Quick Book Update for those who are interested: The manuscript is now out of my hands and in the power of my Editor. I should see it again sometime in January, then after a week or two of more edits, it should be good to go to final formatting. Cover art is pending as well, I should hopefully see that by the end of this month, so stay tuned~
And now I am in this weird phase of not knowing what to do with myself, so I tried this thing called “relaxing” and dusted off my Steam Library. I had forgotten about this little gem called Shadwen, and I was immediately drawn to it because of the protagonist:
And I am absolutely delighted to report that the story did not disappoint.
This game was made by the studio Frozenbyte from Finland, and according to their description:
Shadwen is a stealth game where the only rule is to remain unseen. Stay hidden – or the ruthless guards will kill you on sight!
Shadwen, an assassin on a quest to kill the king, has a chance encounter with an orphaned girl, Lily. She follows Shadwen on her dangerous journey, but when the ruthless guards get too close, Shadwen must take action right in front of Lily’s eyes. Will Shadwen risk the girl’s budding trust by resorting to violence, or try and find another way while keeping her real purpose concealed?
To kill or not to kill – that is the question.
Now this game is categorized as a stealth-action game (And you all know how much I love my stealth-action games), but to be honest, I would categorize this more of a puzzler instead. The flow of gameplay is very rigid and choppy, as well as incredibly self-contained within each checkpoint. This feeling was amplified by the jagged animations, which impacted the flow of the environment.
It’s kind of Thief-ish blended with Super Hot and Braid.
I found the difficulty settings interesting, not a traditional easy-medium-hard in terms of AI awareness that you see in most stealth games, but more like options that you can enable/disable. I thought this was a smart idea to cut back on AI programming.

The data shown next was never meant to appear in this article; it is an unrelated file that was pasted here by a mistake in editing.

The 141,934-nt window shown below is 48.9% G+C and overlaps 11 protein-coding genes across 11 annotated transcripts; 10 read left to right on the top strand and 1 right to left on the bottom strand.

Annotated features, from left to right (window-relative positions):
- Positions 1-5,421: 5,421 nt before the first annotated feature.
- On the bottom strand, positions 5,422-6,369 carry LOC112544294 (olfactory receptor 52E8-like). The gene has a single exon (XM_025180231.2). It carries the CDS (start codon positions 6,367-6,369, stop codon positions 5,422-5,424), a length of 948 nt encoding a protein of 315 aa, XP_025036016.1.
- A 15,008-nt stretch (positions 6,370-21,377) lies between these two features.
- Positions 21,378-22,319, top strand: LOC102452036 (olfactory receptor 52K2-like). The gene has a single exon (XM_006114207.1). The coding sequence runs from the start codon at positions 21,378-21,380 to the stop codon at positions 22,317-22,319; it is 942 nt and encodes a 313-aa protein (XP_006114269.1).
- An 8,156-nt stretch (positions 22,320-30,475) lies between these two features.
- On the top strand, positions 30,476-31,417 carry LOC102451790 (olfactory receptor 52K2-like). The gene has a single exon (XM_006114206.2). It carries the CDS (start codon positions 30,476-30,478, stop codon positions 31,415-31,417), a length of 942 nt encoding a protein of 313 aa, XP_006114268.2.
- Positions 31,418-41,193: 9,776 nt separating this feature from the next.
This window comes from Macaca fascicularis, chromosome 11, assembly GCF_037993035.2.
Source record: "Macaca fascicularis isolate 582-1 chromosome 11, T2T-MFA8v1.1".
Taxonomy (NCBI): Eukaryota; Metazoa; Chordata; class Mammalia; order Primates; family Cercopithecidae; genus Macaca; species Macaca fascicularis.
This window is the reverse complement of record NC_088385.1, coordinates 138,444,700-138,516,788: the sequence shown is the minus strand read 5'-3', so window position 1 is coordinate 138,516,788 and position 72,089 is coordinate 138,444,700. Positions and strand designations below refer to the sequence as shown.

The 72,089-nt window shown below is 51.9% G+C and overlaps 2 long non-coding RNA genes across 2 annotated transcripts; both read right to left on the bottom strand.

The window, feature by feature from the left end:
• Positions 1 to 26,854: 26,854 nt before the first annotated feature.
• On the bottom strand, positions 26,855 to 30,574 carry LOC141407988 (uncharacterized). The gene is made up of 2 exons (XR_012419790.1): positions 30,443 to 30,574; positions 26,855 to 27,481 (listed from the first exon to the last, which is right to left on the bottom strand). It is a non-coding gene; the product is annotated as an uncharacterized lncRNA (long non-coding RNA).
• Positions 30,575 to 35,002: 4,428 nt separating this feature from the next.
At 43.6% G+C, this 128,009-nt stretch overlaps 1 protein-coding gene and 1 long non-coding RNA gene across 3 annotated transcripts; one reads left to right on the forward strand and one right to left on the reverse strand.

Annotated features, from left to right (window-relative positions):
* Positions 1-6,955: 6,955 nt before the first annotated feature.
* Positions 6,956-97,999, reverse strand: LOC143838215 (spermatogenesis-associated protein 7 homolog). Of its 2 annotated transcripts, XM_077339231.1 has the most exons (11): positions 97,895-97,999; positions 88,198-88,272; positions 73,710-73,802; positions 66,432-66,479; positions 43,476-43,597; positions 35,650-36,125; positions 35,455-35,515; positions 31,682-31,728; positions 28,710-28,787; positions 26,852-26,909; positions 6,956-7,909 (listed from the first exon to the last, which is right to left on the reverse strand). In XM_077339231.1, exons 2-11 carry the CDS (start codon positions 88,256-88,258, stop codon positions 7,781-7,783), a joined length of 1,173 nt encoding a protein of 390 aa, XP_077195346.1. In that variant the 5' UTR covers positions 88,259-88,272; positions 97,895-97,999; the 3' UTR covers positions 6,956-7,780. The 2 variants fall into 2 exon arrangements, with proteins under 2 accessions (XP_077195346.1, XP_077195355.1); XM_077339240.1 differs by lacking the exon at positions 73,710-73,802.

I do have qualms about the mechanics and AI of the game. While this is an indie studio, the core of the gameplay in this genre is heavily focused on performance of AI, and I felt they were not as tight as they could have been.
Guards clustered in one area after you made a noise and they tangled in each other frequently, which disrupted the flow of the playthrough, and prolonged your wait for an opportunity to move. They weren’t very coordinated when it came to their awareness checks.
I did enjoy the dialog an interaction between an alerted guard and a nearby guard. When a guard was alerted to a sound, they would “talk” to someone who didn’t witness the account, and the second individual would reply with something along the lines of “the fuck you smokin’?” That was a nice detail.
I have spent a LOT of time getting frustrated at the grappling hook for a myriad of reasons from not being able to mantle outcroppings because the rope landed in the MIDDLE of the beam instead of the edge, or not being able to pull obstacles in the direction I wanted unless I back off and fall off my perch. You have the ability to wind up the rope, but you can’t pull an object with it. (I’ve tried. Many times.) It also isn’t very clear what the range of the hook is, so when you are sitting high above the map, there isn’t any object for you to utilize and distract the guards.